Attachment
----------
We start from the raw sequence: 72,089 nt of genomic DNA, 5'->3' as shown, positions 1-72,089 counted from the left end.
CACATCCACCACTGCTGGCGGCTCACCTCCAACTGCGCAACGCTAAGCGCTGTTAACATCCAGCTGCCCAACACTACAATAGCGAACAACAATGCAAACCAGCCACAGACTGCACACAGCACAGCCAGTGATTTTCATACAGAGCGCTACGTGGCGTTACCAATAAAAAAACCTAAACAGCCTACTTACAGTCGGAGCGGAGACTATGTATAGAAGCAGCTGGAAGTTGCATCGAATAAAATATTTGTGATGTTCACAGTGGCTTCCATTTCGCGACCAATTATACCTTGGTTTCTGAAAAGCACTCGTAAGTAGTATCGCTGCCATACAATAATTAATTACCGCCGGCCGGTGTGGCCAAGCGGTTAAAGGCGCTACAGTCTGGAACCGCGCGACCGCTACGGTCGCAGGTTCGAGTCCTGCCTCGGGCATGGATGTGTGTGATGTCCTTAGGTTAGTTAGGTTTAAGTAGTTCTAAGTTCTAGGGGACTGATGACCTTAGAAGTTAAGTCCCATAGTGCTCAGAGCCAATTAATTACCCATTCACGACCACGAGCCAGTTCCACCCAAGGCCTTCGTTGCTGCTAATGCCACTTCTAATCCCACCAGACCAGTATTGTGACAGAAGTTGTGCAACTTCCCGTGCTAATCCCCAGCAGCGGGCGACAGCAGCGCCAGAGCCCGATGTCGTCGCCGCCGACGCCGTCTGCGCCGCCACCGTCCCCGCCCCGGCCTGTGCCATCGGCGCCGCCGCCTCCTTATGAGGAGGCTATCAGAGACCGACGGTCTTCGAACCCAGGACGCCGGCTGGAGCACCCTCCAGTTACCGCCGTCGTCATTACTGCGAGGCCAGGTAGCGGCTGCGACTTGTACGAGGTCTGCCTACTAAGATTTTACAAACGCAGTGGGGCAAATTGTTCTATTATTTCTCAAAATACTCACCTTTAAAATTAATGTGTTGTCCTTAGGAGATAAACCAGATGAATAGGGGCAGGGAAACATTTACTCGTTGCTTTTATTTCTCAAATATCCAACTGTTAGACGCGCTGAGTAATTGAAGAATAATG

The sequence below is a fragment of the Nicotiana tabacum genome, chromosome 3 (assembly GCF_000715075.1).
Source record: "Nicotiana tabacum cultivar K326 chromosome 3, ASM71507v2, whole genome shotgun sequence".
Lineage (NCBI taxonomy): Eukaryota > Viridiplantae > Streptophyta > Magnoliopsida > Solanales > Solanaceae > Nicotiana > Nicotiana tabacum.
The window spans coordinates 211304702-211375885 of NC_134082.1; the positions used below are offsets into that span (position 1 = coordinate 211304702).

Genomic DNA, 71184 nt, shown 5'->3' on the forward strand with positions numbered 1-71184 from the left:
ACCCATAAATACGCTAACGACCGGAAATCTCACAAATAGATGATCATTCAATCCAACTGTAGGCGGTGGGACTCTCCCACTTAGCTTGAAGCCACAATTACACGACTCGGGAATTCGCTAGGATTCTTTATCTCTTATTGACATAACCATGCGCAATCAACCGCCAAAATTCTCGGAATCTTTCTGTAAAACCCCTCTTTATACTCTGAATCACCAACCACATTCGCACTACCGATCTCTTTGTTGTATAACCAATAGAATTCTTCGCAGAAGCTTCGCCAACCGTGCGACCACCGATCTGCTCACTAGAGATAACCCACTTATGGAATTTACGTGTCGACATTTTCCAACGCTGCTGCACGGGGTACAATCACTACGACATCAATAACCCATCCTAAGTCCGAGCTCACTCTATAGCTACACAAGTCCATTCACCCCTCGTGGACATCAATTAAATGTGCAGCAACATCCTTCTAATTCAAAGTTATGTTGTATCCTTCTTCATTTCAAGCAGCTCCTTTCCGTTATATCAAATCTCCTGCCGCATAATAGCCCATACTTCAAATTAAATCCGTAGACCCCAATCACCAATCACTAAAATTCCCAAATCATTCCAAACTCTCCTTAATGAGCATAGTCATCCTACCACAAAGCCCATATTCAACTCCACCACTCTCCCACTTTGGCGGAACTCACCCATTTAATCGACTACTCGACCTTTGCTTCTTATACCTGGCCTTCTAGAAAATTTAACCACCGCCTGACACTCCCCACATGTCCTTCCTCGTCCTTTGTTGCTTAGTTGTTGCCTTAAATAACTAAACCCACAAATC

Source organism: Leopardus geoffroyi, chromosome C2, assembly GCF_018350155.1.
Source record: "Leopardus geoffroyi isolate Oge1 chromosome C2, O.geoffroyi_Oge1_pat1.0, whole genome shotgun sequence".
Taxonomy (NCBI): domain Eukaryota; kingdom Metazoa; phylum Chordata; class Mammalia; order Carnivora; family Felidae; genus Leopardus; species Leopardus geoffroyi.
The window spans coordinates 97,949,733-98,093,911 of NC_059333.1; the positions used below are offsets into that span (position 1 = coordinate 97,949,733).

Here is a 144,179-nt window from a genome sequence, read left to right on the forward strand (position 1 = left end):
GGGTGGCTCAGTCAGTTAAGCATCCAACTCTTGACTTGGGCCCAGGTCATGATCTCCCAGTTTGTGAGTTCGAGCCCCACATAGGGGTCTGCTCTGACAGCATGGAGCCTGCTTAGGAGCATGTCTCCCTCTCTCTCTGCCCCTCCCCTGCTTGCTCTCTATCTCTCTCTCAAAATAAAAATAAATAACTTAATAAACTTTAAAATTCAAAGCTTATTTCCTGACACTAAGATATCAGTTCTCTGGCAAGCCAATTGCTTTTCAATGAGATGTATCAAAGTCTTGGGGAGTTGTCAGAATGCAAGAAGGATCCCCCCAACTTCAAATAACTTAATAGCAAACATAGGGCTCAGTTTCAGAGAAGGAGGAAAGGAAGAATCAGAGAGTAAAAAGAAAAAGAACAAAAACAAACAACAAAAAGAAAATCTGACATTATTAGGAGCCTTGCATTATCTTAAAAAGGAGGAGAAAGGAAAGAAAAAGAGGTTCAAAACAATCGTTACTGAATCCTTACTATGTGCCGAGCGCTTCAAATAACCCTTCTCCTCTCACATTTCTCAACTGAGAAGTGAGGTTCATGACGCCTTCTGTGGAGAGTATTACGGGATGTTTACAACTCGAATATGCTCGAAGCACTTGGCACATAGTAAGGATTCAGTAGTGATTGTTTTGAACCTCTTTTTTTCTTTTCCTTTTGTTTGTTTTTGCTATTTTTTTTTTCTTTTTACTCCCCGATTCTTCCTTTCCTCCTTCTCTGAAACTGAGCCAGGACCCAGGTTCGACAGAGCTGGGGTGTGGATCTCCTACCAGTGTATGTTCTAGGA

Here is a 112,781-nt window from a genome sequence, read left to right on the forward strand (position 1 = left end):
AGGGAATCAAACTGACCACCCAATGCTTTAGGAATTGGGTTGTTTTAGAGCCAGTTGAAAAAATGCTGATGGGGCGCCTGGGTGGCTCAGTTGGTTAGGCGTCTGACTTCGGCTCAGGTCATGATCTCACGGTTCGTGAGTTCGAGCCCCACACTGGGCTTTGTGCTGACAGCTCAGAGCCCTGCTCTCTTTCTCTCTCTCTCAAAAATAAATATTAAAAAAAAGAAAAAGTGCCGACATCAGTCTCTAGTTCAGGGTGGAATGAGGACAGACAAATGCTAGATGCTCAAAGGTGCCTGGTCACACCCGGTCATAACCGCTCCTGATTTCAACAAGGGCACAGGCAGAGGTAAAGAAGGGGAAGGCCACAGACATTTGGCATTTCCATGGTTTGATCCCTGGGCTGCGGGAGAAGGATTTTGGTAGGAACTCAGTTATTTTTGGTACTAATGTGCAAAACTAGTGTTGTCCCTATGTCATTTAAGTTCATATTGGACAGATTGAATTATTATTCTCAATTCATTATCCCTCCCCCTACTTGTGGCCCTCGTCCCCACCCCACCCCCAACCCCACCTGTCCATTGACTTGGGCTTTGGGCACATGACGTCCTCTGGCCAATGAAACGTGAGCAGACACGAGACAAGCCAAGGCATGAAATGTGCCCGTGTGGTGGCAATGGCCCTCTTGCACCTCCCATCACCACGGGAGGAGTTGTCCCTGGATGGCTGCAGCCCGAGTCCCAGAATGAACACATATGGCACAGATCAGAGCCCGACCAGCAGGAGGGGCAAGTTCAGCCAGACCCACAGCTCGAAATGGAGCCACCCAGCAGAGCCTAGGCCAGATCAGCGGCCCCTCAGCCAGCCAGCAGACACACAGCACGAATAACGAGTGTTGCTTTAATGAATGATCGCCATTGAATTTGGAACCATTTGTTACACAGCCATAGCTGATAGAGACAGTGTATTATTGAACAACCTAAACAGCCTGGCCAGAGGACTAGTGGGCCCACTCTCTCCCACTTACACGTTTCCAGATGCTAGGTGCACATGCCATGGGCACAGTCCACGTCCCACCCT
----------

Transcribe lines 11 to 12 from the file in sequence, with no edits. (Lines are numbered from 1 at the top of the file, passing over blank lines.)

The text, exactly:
Taxonomy (NCBI): domain Eukaryota; kingdom Metazoa; phylum Chordata; class Mammalia; order Carnivora; family Felidae; genus Leopardus; species Leopardus geoffroyi.
The window spans coordinates 97,949,733-98,093,911 of NC_059333.1; the positions used below are offsets into that span (position 1 = coordinate 97,949,733).